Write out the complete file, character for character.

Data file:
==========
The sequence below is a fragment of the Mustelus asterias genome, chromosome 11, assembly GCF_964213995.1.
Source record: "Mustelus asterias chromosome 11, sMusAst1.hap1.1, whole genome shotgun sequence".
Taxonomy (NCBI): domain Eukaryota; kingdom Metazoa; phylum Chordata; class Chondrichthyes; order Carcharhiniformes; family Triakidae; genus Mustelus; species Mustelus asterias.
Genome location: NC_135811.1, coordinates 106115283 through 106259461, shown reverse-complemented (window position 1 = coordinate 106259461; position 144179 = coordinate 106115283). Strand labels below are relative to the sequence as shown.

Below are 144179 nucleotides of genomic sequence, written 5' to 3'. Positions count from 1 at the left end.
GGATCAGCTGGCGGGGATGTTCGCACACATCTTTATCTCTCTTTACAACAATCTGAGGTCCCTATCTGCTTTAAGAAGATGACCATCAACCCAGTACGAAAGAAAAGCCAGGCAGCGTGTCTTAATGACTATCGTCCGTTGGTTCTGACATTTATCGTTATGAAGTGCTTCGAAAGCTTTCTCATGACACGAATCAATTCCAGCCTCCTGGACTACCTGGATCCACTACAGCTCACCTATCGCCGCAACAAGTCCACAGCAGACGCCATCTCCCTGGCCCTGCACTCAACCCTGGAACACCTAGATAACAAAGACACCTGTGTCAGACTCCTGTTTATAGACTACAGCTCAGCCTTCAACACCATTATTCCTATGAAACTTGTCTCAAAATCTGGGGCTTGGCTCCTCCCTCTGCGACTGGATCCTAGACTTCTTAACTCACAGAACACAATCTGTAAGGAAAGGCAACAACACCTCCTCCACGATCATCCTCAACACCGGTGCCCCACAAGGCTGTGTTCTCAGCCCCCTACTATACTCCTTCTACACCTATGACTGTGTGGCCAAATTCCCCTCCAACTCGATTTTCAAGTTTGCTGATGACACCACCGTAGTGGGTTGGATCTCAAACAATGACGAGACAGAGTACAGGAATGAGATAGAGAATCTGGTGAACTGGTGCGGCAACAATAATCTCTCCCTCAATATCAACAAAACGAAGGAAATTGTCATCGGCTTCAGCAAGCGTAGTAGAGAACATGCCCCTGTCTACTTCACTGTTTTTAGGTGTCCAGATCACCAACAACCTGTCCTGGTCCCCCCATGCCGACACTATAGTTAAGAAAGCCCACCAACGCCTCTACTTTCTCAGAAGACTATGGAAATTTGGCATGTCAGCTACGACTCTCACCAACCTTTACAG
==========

The sequence below is a fragment of the Mustelus asterias genome, chromosome 11, assembly GCF_964213995.1.
Source record: "Mustelus asterias chromosome 11, sMusAst1.hap1.1, whole genome shotgun sequence".
Taxonomy (NCBI): domain Eukaryota; kingdom Metazoa; phylum Chordata; class Chondrichthyes; order Carcharhiniformes; family Triakidae; genus Mustelus; species Mustelus asterias.
Genome location: NC_135811.1, coordinates 106115283 through 106259461, shown reverse-complemented (window position 1 = coordinate 106259461; position 144179 = coordinate 106115283). Strand labels below are relative to the sequence as shown.

Below are 144179 nucleotides of genomic sequence, written 5' to 3'. Positions count from 1 at the left end.
GGATCAGCTGGCGGGGATGTTCGCACACATCTTTATCTCTCTTTACAACAATCTGAGGTCCCTATCTGCTTTAAGAAGATGACCATCAACCCAGTACGAAAGAAAAGCCAGGCAGCGTGTCTTAATGACTATCGTCCGTTGGTTCTGACATTTATCGTTATGAAGTGCTTCGAAAGCTTTCTCATGACACGAATCAATTCCAGCCTCCTGGACTACCTGGATCCACTACAGCTCACCTATCGCCGCAACAAGTCCACAGCAGACGCCATCTCCCTGGCCCTGCACTCAACCCTGGAACACCTAGATAACAAAGACACCTGTGTCAGACTCCTGTTTATAGACTACAGCTCAGCCTTCAACACCATTATTCCTATGAAACTTGTCTCAAAATCTGGGGCTTGGCTCCTCCCTCTGCGACTGGATCCTAGACTTCTTAACTCACAGAACACAATCTGTAAGGAAAGGCAACAACACCTCCTCCACGATCATCCTCAACACCGGTGCCCCACAAGGCTGTGTTCTCAGCCCCCTACTATACTCCTTCTACACCTATGACTGTGTGGCCAAATTCCCCTCCAACTCGATTTTCAAGTTTGCTGATGACACCACCGTAGTGGGTTGGATCTCAAACAATGACGAGACAGAGTACAGGAATGAGATAGAGAATCTGGTGAACTGGTGCGGCAACAATAATCTCTCCCTCAATATCAACAAAACGAAGGAAATTGTCATCGGCTTCAGCAAGCGTAGTAGAGAACATGCCCCTGTCTACTTCACTGTTTTTAGGTGTCCAGATCACCAACAACCTGTCCTGGTCCCCCCATGCCGACACTATAGTTAAGAAAGCCCACCAACGCCTCTACTTTCTCAGAAGACTATGGAAATTTGGCATGTCAGCTACGACTCTCACCAACCTTTACAG